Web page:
September 21 is Black Women’s Equal Pay Day this year, a major setback from recent years. This year, a Black women must work an extra 260 days to catch up to what white, non-Hispanic men made in 2021. During the pandemic, Black women lost income at an incredible rate, many losing their jobs entirely or being forced to choose different jobs with lower pay rates for flexibility to provide care for loved ones. 

The pay gap is not a once in a lifetime event, it adds up over a lifetime costing Black women nearly $1 million over their lifetime and economic stability. The pay gap is a result of systematic racism, classism, and sexism and other types of oppression. Taking action together is the most powerful tool we have to fight inequity. 

Closing the pay gap means facing the issue head-on: having difficult and taboo conversations about money and working together to make sure everyone is paid fairly regardless of who they are and what they look like.

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Black women are paid 58 cents for every dollar a white man makes. That means this year a Black woman would have to work an extra nine months to make the same amount. Over a lifetime, this adds up to over $1 million in earnings lost to the wage gap. 

Black women experience a wage gap at every education level, and the gap is largest for the most educated Black women. Black women have the highest student loan debt of any racial or ethnic group, but among doctorate degree holders, Black women typically make 60 percent of what their white, non-Hispanic male counterparts are paid. 

Older workers also face an even larger pay gap from age 45-64, a critical time for women to save and invest for retirement.  

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The Black maternal mortality rate in the US is over three times higher than that of white women. Black mothers need access to vital accommodations on the job to protect their health and the health of their babies. Pregnant Black workers are also disproportionately represented in low-paid jobs, which are more likely to be physically demanding and require accommodations.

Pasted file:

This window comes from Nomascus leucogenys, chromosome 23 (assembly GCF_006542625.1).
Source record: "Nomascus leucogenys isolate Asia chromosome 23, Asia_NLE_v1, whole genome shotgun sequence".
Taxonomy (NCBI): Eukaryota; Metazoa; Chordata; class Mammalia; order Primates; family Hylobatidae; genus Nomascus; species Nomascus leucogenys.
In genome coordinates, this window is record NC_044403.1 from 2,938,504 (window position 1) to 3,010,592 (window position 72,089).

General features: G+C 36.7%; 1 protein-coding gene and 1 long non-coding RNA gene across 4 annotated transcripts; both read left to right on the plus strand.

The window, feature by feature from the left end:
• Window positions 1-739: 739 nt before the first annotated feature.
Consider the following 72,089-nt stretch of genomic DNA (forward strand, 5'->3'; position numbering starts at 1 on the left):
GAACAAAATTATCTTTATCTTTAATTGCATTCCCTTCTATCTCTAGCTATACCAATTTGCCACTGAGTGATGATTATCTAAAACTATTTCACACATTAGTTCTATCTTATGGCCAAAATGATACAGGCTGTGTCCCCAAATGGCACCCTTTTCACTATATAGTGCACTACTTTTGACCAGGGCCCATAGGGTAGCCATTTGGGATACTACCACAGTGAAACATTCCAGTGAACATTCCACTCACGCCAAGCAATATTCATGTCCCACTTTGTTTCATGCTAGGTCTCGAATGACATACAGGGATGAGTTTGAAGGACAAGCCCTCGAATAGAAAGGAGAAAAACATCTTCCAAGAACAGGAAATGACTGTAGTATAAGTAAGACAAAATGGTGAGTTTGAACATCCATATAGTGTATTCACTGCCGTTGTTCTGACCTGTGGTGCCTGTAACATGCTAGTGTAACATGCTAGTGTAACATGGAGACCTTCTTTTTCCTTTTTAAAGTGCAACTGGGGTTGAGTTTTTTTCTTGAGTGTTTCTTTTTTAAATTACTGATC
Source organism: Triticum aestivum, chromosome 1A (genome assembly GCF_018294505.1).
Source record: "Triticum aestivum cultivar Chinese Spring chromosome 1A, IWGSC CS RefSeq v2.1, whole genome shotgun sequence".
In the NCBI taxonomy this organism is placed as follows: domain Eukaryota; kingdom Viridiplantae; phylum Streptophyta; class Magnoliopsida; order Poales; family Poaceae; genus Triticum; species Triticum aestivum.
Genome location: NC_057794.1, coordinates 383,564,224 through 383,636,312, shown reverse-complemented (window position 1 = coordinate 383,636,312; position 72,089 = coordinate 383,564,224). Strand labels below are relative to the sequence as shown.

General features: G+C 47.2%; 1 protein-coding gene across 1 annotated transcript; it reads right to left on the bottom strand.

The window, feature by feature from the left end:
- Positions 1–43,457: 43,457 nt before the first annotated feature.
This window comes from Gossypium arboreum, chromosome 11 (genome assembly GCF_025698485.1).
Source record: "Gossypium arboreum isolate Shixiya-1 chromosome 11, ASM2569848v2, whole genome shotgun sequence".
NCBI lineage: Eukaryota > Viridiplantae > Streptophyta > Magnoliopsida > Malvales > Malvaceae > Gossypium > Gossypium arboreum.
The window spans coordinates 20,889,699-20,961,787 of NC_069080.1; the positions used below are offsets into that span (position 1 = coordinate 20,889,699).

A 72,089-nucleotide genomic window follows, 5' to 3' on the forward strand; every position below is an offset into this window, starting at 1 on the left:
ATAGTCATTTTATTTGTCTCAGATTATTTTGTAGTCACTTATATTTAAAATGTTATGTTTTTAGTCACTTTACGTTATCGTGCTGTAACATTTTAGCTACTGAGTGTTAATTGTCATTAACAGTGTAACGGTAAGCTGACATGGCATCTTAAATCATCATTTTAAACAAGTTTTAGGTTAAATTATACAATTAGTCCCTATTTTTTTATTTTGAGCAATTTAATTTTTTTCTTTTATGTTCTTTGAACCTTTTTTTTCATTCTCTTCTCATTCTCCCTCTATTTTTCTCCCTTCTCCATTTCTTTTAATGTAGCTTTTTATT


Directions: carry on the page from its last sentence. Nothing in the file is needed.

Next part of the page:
We must support moms throughout parenthood so we’re focusing on pregnancy first. The Pregnant Workers Fairness Act helps protect moms on the job and keep them there. Tell Congress to support the Pregnant Workers Fairness Act: 

On average, Black women lose a million dollars to the wage gap, many times losing out on pay during the negotiation process. Here are some tips for negotiating for what you deserve. 

Pay Transparency solves one factor that contributes to the wage gap- secrecy. Being clear about how much employees make and the processes and factors that contribute to salaries can help women and people of color know exactly how much they should be making. Here’s some more info about pay transparency. 

Research: The Unintended Consequences of Pay Transparency

The Entirely Predictable Impact of Salary Transparency

Counteracting Negotiation Biases Like Race and Gender in the Workplace 

It’s Time for Policymakers to Step Up for Black Women’s Equal Pay

The Wage Gap Costs Black Women a Staggering $946,120 Over a 40-year Career, NWLC New Analysis Shows

Equal Pay for Black Women

It’s Time to Pay Black Women What They’re Owed

Motherhood Wage Gap for Black Mothers

Counteracting Negotiation Biases Like Race and Gender in the Workplace 

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